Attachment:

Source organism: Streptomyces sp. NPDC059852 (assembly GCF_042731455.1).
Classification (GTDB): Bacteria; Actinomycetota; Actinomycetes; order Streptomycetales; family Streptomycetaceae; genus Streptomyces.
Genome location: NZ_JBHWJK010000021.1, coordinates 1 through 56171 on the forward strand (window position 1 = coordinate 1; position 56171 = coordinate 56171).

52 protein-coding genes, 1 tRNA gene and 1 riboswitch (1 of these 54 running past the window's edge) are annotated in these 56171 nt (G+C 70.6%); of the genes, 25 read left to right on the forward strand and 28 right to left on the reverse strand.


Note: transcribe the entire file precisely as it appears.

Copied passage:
Source organism: Streptomyces sp. NPDC059852 (assembly GCF_042731455.1).
Classification (GTDB): Bacteria; Actinomycetota; Actinomycetes; order Streptomycetales; family Streptomycetaceae; genus Streptomyces.
Genome location: NZ_JBHWJK010000021.1, coordinates 1 through 56171 on the forward strand (window position 1 = coordinate 1; position 56171 = coordinate 56171).

52 protein-coding genes, 1 tRNA gene and 1 riboswitch (1 of these 54 running past the window's edge) are annotated in these 56171 nt (G+C 70.6%); of the genes, 25 read left to right on the forward strand and 28 right to left on the reverse strand.